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“An hour into curing, Thayer’s high-end vacuum overheated and shut off, causing the vacuum bagging system to fail. In a borderline panic, I ended up finding this little engine-that-could tucked away in the basement.”

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“It worked like a charm. The rails came out sharp! Without a vacuum, there’s no way I could have gotten this definition.”

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“We moved operations into the boiler room, affectionately termed “The Ghettoclave” where temperatures were high which helped the curing process…”

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“…But not before getting lost wandering through basement labs trying to get there.”

A few days later: Once it was fully cured getting the plug out was fun.

“A few days later: Once it was fully cured getting the plug out was fun.”

"I used butcher’s paper and chalk to make a stencil for a Divinycell core on the hull."

“I used butcher’s paper and chalk to make a stencil for a Divinycell core on the hull.”

"Back to the boiler room! Layering the foam core into the hull interior with more carbon and kevlar. And of course vacuum bagging it all."

“Back to the boiler room! Layering the foam core into the hull interior with more carbon and kevlar. And of course vacuum bagging it all.”

Although I had tightly scheduled out construction, I hadn’t factored in nearly enough time for incidentals like additional cutting, sanding, and extra coats of epoxy.  With the end-of-term and my imminent departure closing in, this meant that I was now spending roughly 20 hours/day working on her.  To add to the fun, by this point I was covered in epoxy with carbon and kevlar splinters in places I didn’t know existed.  My friends joked that I was turning myself into a bulletproof man.  If I were to do it again, I’d invest in around 100 Tyvek suits before ever leaving the CAD lab.

"Inserting the deck plug"

“Inserting the deck plug”

"The green coating is PVA, a mold-release agent I sprayed on using Preval.  It’s alcohol-based, so theoretically it dissolves with just a little warm water and releases easily from the layup..."

“The green coating is PVA, a mold-release agent I sprayed on using Preval. It’s alcohol-based, so theoretically it dissolves with just a little warm water and releases easily from the layup…”

"I molded over the deck plug straight to the hull in order to avoid any seams or weak joints as molding it in two separate halves would have required.  This was possible because I only made a single boat, and had to destroy the plug to get it out."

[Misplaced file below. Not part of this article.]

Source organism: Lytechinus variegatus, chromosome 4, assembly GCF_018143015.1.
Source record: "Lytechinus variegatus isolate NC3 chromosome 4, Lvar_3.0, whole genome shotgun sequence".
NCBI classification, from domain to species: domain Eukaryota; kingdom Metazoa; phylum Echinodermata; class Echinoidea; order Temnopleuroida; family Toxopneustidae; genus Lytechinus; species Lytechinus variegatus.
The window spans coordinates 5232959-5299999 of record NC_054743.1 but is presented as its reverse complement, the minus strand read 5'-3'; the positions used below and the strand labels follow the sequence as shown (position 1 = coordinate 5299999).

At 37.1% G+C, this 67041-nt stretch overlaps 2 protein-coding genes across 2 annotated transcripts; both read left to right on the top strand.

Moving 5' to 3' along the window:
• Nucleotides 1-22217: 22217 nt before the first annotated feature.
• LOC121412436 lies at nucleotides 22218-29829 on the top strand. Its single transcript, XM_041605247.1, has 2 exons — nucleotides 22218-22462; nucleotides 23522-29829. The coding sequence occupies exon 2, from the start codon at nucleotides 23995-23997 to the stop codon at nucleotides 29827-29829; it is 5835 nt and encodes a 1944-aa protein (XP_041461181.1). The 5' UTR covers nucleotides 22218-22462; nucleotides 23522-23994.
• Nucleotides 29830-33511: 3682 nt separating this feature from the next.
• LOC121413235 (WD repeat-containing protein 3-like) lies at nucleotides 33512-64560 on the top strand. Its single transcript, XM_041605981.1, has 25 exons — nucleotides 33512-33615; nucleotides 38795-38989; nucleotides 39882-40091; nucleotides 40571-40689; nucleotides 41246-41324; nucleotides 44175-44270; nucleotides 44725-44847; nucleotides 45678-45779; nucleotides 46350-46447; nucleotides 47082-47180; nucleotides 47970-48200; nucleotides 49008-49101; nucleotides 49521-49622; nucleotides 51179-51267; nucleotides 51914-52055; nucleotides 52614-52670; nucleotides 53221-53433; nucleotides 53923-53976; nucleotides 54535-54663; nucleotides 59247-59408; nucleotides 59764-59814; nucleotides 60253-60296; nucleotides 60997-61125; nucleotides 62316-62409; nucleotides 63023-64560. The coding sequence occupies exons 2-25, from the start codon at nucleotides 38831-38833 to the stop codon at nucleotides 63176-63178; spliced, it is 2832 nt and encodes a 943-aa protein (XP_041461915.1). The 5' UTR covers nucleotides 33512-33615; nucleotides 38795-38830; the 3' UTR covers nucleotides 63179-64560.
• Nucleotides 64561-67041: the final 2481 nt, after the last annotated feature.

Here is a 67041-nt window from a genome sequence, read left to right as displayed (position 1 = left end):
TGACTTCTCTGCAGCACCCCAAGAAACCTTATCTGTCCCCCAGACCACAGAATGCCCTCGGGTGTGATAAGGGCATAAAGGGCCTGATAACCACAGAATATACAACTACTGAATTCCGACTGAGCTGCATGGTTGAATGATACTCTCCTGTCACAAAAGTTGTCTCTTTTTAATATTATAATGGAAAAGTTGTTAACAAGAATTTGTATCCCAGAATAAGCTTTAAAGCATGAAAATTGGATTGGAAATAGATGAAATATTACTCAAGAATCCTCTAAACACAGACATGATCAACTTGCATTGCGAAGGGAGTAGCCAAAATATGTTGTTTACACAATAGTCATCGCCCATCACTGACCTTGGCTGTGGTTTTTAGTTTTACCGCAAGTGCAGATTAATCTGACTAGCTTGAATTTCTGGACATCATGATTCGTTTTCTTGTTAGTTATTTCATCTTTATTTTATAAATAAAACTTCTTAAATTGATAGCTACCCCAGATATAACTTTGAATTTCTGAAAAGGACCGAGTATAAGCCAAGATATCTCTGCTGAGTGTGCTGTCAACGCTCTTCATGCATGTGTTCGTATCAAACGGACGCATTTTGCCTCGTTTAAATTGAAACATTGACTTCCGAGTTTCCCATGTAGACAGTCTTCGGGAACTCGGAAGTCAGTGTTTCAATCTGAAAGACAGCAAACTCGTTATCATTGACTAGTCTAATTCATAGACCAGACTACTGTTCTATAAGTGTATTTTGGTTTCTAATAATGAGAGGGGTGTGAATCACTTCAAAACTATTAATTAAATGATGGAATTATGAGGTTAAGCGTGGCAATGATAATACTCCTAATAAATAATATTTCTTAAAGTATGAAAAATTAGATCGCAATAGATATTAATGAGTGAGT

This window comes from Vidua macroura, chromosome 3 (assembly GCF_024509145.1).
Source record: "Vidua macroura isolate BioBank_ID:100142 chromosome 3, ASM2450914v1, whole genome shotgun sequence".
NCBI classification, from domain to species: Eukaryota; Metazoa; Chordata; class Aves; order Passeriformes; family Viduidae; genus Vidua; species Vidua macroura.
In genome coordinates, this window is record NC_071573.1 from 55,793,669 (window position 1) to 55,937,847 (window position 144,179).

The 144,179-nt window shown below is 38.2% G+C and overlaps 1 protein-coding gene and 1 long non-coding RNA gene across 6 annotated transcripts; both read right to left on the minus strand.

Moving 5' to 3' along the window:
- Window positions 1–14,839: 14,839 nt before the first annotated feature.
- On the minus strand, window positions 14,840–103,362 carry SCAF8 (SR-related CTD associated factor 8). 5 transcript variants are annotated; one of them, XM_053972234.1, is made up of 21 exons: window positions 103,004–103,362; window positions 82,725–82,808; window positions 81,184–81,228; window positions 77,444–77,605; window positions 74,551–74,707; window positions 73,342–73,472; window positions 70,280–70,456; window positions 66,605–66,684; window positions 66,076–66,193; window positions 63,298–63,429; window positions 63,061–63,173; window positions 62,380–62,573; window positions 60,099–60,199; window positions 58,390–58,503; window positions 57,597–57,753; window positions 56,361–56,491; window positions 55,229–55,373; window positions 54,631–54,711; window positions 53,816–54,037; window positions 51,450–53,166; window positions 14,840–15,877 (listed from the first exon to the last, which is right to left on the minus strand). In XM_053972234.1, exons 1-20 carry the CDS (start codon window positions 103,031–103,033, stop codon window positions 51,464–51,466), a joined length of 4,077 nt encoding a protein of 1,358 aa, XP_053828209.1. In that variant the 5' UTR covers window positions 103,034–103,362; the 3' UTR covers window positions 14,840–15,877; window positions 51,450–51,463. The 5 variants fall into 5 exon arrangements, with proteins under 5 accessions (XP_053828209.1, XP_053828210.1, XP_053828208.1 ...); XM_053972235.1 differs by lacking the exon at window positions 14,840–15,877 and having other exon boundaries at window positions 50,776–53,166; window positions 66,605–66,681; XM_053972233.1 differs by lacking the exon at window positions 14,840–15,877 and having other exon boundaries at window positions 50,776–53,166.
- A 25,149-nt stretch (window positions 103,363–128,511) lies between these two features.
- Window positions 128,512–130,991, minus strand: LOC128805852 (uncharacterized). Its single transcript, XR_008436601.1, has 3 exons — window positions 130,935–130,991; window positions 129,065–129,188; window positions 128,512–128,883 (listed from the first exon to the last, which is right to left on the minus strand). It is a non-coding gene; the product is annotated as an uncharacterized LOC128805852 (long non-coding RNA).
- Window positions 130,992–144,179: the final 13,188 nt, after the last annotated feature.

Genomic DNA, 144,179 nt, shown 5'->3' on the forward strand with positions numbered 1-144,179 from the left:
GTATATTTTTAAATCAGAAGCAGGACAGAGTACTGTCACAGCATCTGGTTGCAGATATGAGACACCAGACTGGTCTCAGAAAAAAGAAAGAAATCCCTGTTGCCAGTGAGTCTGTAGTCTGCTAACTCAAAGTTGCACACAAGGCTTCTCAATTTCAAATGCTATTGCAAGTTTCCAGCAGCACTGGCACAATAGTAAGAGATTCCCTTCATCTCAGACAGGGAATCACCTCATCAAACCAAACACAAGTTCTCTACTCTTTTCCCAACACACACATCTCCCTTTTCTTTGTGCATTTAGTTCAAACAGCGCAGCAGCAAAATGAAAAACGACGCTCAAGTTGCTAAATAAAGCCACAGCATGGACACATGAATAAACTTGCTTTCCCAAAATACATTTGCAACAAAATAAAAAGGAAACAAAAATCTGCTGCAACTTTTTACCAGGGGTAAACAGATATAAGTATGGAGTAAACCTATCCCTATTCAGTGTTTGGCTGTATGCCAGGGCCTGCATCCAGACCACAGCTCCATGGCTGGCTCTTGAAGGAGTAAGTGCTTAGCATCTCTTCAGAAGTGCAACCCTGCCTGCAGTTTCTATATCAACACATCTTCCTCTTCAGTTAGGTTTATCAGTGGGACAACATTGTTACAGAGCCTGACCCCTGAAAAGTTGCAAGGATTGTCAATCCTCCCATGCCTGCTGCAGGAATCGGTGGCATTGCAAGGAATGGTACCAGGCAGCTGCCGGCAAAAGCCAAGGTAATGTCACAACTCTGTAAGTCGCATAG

“I molded over the deck plug straight to the hull in order to avoid any seams or weak joints as molding it in two separate halves would have required. This was possible because I only made a single boat, and had to destroy the plug to get it out.”

At one point, halfway through this layup I turned around from mixing a fresh batch of epoxy to find myself dumbfounded by the sight of the entire boat, beaming in majestic carbon for the first time.  At this moment, I started calling her La Sirena (Spanish for ‘mermaid’, or ‘siren’, like in the Odyssey) – she was beautiful and the object of all my pursuits, but at the same time she had become the bane of my existence. Or maybe I was just in a sleep-deprived haze.

"The deck ended up just being a wet layup as I couldn’t get the vacuum bag to seal to itself at 4am, alone, dripping with sweat in the boiler room.  Ironically, having epoxy everywhere kept the tape from sticking. I had my breath held for a few hours there, but it came out better than I could have hoped for."

“The deck ended up just being a wet layup as I couldn’t get the vacuum bag to seal to itself at 4am, alone, dripping with sweat in the boiler room. Ironically, having epoxy everywhere kept the tape from sticking. I had my breath held for a few hours there, but it came out better than I could have hoped for.”

"Now it’s starting to look like a boat! Sanding her down."

“Now it’s starting to look like a boat! Sanding her down.”

"I used the dremel to cut open a hole for the cockpit, which left a new question:  "How do I get this out of here?"

I used the dremel to cut open a hole for the cockpit, which left a new question:
“How do I get this out of here?”

"10 hours later…"

“10 hours later…”

With the plug removed I had the shell fully molded.  I was ecstatic and exhausted at the same time.  With just a few finishing touches she would be seaworthy!

Almost there! Part 4 coming soon!

Sanding High Build Epoxy Primer

Tricks to getting your epoxy primed surface ready for topcoat.

Varnish Sanding to a Snow Field Technique

A mile-deep varnished surface is all about preparation, preparation, preparation. A coat is applied and allowed to cure. Then this beautiful, seemingly perfect surface is sanded until it is transformed into a snow field.
Watch as Brian sands the starboard half of the foredeck on the 1957 Speedliner Class C racing hydro9plane.
The varnish used on her is Interlux Perfection Plus Two-part Epoxy. Brian is working on the second coat with 320 grit dry paper. He will eventually apply seven coats, sanding between each with progressively finer grit until he gets to 1200.

The final step will involve buffing with a pneumatic buffer until he reaches 9,000 grit and produces Snake Mountain Boatwork’s trademark varnish look.